What’s amazing is, if one spouse really does his or her role well, the other will likely follow suit. A very fulfilled wife would say, “My husband loves me so much that he always prioritizes my needs and the needs of my children over his own (like Christ loves the church). How can I not submit to a loving man like that?”
The husband, in turn, would say, “She shows me so much love and respect. Because of that, putting her needs before my own is not even a struggle.” It’s a healthy cycle.
Of course, our selfishness and sin will keep this from being easy. My wife and I struggle with this greatly. Trust me, we haven’t arrived yet in this principle, yet there has been a lot of growth in the past 12 years, for sure.
Principle 5: Attend marriage and parenting seminars. Schools teach us to learn a trade. They teach you to be a great doctor, a great lawyer, great accountant, great engineer, etc. But do you go to school to be great at the upkeep of the most basic, and most important, unit in society? Is there husband 101? Parenting 101? Last time I checked, there was none, and so we have to go by the models we have, such as our own parents…and if they’re not shining examples here, you’re at a disadvantage.
Well, my wife and I have been blessed to attend the almost yearly marriage and parenting seminars that my church does. We haven’t missed one since we started to worship at CCF-Cagayan de Oro. We make it a point to equip ourselves in this area, or else we’ll just grope in the dark and the possibility of us ending up like so many broken families out there is great.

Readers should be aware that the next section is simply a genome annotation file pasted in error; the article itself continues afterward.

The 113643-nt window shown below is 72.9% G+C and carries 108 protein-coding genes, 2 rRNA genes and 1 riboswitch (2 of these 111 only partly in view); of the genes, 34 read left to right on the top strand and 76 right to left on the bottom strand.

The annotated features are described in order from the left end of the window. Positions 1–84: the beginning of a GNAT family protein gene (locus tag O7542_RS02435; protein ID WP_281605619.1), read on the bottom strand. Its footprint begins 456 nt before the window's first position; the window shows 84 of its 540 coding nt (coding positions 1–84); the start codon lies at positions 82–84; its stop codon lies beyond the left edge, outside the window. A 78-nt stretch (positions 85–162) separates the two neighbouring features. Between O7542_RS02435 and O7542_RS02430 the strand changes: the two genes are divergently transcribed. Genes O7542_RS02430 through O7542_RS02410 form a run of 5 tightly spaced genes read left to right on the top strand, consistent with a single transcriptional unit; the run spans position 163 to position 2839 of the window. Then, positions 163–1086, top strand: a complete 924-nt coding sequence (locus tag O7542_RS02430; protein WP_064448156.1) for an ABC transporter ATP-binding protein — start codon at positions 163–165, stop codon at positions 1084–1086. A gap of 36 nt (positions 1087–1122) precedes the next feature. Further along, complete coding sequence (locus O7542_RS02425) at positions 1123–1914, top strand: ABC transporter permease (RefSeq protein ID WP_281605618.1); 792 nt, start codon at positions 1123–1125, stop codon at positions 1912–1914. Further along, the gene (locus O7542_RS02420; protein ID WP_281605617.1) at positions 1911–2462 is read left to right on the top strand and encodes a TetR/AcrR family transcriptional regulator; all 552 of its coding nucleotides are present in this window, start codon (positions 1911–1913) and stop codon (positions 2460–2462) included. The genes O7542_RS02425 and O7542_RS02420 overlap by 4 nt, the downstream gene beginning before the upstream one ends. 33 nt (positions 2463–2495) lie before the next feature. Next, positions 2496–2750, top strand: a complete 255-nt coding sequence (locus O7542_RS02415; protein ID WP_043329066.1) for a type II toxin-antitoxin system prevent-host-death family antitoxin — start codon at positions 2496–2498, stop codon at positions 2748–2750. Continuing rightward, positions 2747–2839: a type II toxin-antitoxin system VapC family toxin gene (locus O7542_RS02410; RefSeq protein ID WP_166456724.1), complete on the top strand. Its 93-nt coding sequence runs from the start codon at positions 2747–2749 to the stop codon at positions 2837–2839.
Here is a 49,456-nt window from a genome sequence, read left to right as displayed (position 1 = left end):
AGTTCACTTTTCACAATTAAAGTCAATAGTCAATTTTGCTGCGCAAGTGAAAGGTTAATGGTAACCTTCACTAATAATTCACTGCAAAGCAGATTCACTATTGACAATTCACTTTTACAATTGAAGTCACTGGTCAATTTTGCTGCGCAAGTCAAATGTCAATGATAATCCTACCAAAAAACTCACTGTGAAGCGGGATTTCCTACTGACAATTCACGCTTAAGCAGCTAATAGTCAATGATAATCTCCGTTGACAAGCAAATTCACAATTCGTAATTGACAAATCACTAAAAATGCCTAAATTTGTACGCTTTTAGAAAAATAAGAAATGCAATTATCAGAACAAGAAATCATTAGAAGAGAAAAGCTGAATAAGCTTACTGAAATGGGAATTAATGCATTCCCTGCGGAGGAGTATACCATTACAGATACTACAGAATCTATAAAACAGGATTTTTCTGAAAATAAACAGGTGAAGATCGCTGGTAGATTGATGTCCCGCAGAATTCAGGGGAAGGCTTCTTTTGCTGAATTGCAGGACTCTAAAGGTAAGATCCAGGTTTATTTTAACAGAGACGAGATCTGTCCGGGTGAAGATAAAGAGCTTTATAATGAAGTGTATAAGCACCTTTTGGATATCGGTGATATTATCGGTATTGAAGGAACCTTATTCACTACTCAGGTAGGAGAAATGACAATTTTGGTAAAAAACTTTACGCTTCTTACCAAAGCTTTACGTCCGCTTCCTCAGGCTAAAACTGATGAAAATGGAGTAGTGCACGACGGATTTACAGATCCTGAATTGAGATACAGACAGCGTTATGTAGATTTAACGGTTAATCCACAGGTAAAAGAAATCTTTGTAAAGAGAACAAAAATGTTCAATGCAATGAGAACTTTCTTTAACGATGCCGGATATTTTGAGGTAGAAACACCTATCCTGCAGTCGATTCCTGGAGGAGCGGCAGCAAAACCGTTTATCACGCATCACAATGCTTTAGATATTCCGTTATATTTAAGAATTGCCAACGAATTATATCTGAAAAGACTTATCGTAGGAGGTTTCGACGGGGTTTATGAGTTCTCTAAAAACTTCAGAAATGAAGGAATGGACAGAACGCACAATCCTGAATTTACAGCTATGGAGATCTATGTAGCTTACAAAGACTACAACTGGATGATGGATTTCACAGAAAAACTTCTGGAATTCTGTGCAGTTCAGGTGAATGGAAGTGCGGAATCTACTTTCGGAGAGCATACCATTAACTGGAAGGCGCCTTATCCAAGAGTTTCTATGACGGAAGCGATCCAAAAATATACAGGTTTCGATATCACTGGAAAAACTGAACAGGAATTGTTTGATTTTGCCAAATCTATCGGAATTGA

And we learn so very, very much; even if we attend them for the nth time (well, now we are actually breakout leaders whenever these events happen). If we didn’t attend these, who knows what would’ve happened to us. Yeah, marriage is work, but regular work has a training period that equips the newbie for the job. CCF’s seminars are like that for marriage, and attending them is a must…especially if you don’t have good models anywhere else.
Principle 6: Join a couples small group. This is a HUGE reason why my wife and I are doing well. We have been blessed to be part of one of the several young couples groups in CCF-CDO. We are a handful of couples around the same age range, going through the same things, having the same mindset when it comes to family and career…and boy do we help each other grow.
A pastor or a priest (especially a priest, since he’s neither a husband nor a father) can’t help you out much with your domestic struggles, being in charge of a congregation of several hundreds of people. But a close network of couples? Genuine friends who struggle with what you struggle with, who try to walk in the right path alongside you? Definitely some genuine growth and counsel will take place, it’s impossible not to. (That said, our pastors are exemplary parents and husbands, and are tremendous at counseling if you set an appointment…but this can never be a regular thing)
Joining a young couples group is a definite must. I have learned as much from my good friends in the group as I have in all the marriage seminars I have attended. And that says a lot.
Of course, it takes a lot more than just a few principles to make a marriage work. But doing these six is a good start. And I for one am a very blessed man to have been married to Jhean for thirteen years this July.
It’s been a fantastic ride, with the right amount of dips and weaves and exhilarating highs. Surely, I’m looking forward to many more years, as the best is yet to come.
author: Carlo Alado